REMAX 440/Central Blog

Creating Universal Design in the Kitchen

August 7, 2012 1:40 am

As the term implies, universal design is the creation of products and environments that are accessible to as many people as possible. The intent of universal design is to simplify life for everyone by making areas widely accessible to people of all ages and abilities.

Homes that feature universal design not only enhance their owners’ daily lifestyle, but add to the property’s resale value as well. As the hub of most homes, the kitchen is a critical area in which to incorporate universal design. According to Lowe’s, a few simple design changes can make the kitchen more functional today and accessible well into the future.

Here are some tips from Lowe’s for making universal design part of your game plan for cabinets and counters:
  • Build countertops at varying heights for different tasks. Lower levels allow the ability to sit while preparing and cooking meals. The best height is 28" - 32". The usable counter space for a seated person is about 16".
  • Create pullout work surfaces such as counters, breadboards and cutting boards for access from a chair. Drawers with fully extendable glides are easier to get into.
  • Build or install wall cabinets closer to the countertop.
  • Make bigger, deeper toe kicks and knee spaces under counters.
  • Install lazy Susan's and pullout shelves.
  • Install D-shaped loop handles on cabinet doors and drawers.
  • Reduce glare by using low-gloss finishes.
  • Use contrasting colors to enhance visibility for those with reduced vision.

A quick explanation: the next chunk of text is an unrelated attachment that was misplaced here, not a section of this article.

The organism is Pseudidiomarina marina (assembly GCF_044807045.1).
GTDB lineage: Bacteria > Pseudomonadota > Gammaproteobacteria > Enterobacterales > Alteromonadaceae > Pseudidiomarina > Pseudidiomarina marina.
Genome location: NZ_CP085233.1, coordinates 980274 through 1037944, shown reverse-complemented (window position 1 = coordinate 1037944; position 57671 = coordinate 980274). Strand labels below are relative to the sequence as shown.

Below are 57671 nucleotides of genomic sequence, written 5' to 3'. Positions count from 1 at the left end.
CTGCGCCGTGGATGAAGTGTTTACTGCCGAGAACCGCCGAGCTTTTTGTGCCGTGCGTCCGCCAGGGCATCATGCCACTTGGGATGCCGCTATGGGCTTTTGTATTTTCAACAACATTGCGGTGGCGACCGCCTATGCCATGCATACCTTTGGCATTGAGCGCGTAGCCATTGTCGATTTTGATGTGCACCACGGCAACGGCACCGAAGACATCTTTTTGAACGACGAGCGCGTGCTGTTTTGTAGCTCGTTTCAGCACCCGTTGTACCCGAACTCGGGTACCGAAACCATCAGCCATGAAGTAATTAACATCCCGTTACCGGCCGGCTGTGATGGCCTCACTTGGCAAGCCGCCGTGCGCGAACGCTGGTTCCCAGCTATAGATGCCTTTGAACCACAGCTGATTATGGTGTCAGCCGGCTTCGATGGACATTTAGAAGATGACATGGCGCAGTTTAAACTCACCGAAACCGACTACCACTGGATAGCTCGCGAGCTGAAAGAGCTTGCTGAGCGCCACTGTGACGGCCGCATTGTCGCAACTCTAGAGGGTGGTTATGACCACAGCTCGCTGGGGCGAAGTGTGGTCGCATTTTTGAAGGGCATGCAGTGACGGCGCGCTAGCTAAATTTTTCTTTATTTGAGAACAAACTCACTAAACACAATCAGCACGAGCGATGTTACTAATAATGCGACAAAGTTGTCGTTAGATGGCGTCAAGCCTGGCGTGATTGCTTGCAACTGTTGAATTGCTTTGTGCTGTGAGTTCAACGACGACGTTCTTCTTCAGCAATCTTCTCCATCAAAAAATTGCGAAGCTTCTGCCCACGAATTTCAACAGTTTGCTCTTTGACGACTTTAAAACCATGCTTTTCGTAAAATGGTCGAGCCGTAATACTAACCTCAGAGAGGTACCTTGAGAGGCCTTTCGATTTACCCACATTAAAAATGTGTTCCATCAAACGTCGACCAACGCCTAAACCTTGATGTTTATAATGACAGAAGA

Source: Lowe’s Home Improvement

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Paint Primers Solve Problems, Save Money

August 7, 2012 1:40 am

Many people think that primers are useful only when doing exterior painting, but that's a mistaken notion. Like exterior primers, interior primers make surfaces more uniform and help paint adhere better, but they can do a lot more, according to Debbie Zimmer, paint and color expert at the Paint Quality Institute.

"Interior primers can actually help prevent a host of problems and enhance the appearance of a finished paint job," Zimmer explains. "By choosing the right type of primer for a particular project, it's even possible to pinpoint the performance benefits you'll get."

Zimmer offers the following guide to some of the more common types of interior primers and how they can help improve your next paint job:
  • Stain-blocking primers. Walls and other interior surfaces often have water stains, smoke residue, grease, or other contaminants that can "bleed" right through a new coat of paint to ruin its appearance. To prevent that from happening, Zimmer advises applying a stain-blocking primer before painting to seal off the stain-producing agents. "These primers come in both latex and oil-based formulations, but latex stain blockers have much less odor, which is always a plus when working indoors," she says.
  • Vapor barrier primers. These interior primers are typically used in bathrooms, kitchens and laundry rooms to help prevent moisture from passing through the walls. By doing so, they help keep the wall insulation dry and reduce the chance of an exterior paint failure due to moisture exiting the interior. Vapor barrier primers also help maintain a comfortable level of humidity inside the home during the heating season.
  • Kitchen and bath primers. These coatings are often used in the same areas as vapor barrier primers, but they serve a different purpose. Specially formulated with biocides and stain blockers, they help control the growth of mildew and mold in rooms that tend to be damp or humid.
  • Drywall primers. While these coatings are called primers, they really function as sealers, which are close cousins of the primer family. As the name indicates, they are applied over drywall and joint compound to help conceal the differences in their appearance and impart a more uniform look to the completed paint job.
  • Latex enamel under-coaters. These primers are excellent for use under semi-gloss or gloss paint to ensure that the paint will develop its maximum gloss. After applying a latex enamel under-coater and letting it dry, Zimmer says it's important to lightly sand off any visible brush marks before applying the glossy paint.